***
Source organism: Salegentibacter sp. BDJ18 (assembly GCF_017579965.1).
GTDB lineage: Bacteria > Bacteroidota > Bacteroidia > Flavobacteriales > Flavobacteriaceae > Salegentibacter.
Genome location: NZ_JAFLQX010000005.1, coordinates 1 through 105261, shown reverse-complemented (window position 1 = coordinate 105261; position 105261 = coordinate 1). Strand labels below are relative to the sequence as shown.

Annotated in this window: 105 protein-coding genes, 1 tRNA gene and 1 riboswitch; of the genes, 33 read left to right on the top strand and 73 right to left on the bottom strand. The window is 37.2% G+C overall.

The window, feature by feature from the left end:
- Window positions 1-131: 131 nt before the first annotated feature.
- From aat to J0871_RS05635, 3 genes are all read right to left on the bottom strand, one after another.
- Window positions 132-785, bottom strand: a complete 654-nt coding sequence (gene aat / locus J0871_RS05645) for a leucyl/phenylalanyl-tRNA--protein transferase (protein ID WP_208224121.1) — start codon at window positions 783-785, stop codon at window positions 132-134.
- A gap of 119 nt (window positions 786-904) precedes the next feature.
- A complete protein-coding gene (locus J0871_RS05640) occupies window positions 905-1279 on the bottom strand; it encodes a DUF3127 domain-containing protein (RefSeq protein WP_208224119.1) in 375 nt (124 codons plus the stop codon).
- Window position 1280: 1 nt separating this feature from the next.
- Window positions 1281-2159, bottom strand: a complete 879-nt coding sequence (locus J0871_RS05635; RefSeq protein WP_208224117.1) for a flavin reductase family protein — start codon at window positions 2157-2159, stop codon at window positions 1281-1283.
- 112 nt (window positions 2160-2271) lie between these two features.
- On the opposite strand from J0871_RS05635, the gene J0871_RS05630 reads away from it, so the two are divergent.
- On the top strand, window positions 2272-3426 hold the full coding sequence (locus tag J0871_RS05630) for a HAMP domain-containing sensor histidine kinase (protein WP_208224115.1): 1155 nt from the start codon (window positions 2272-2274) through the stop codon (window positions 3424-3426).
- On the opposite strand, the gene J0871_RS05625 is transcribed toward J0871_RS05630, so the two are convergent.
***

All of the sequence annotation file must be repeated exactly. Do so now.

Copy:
Source organism: Salegentibacter sp. BDJ18 (assembly GCF_017579965.1).
GTDB lineage: Bacteria > Bacteroidota > Bacteroidia > Flavobacteriales > Flavobacteriaceae > Salegentibacter.
Genome location: NZ_JAFLQX010000005.1, coordinates 1 through 105261, shown reverse-complemented (window position 1 = coordinate 105261; position 105261 = coordinate 1). Strand labels below are relative to the sequence as shown.

Annotated in this window: 105 protein-coding genes, 1 tRNA gene and 1 riboswitch; of the genes, 33 read left to right on the top strand and 73 right to left on the bottom strand. The window is 37.2% G+C overall.

The window, feature by feature from the left end:
- Window positions 1-131: 131 nt before the first annotated feature.
- From aat to J0871_RS05635, 3 genes are all read right to left on the bottom strand, one after another.
- Window positions 132-785, bottom strand: a complete 654-nt coding sequence (gene aat / locus J0871_RS05645) for a leucyl/phenylalanyl-tRNA--protein transferase (protein ID WP_208224121.1) — start codon at window positions 783-785, stop codon at window positions 132-134.
- A gap of 119 nt (window positions 786-904) precedes the next feature.
- A complete protein-coding gene (locus J0871_RS05640) occupies window positions 905-1279 on the bottom strand; it encodes a DUF3127 domain-containing protein (RefSeq protein WP_208224119.1) in 375 nt (124 codons plus the stop codon).
- Window position 1280: 1 nt separating this feature from the next.
- Window positions 1281-2159, bottom strand: a complete 879-nt coding sequence (locus J0871_RS05635; RefSeq protein WP_208224117.1) for a flavin reductase family protein — start codon at window positions 2157-2159, stop codon at window positions 1281-1283.
- 112 nt (window positions 2160-2271) lie between these two features.
- On the opposite strand from J0871_RS05635, the gene J0871_RS05630 reads away from it, so the two are divergent.
- On the top strand, window positions 2272-3426 hold the full coding sequence (locus tag J0871_RS05630) for a HAMP domain-containing sensor histidine kinase (protein WP_208224115.1): 1155 nt from the start codon (window positions 2272-2274) through the stop codon (window positions 3424-3426).
- On the opposite strand, the gene J0871_RS05625 is transcribed toward J0871_RS05630, so the two are convergent.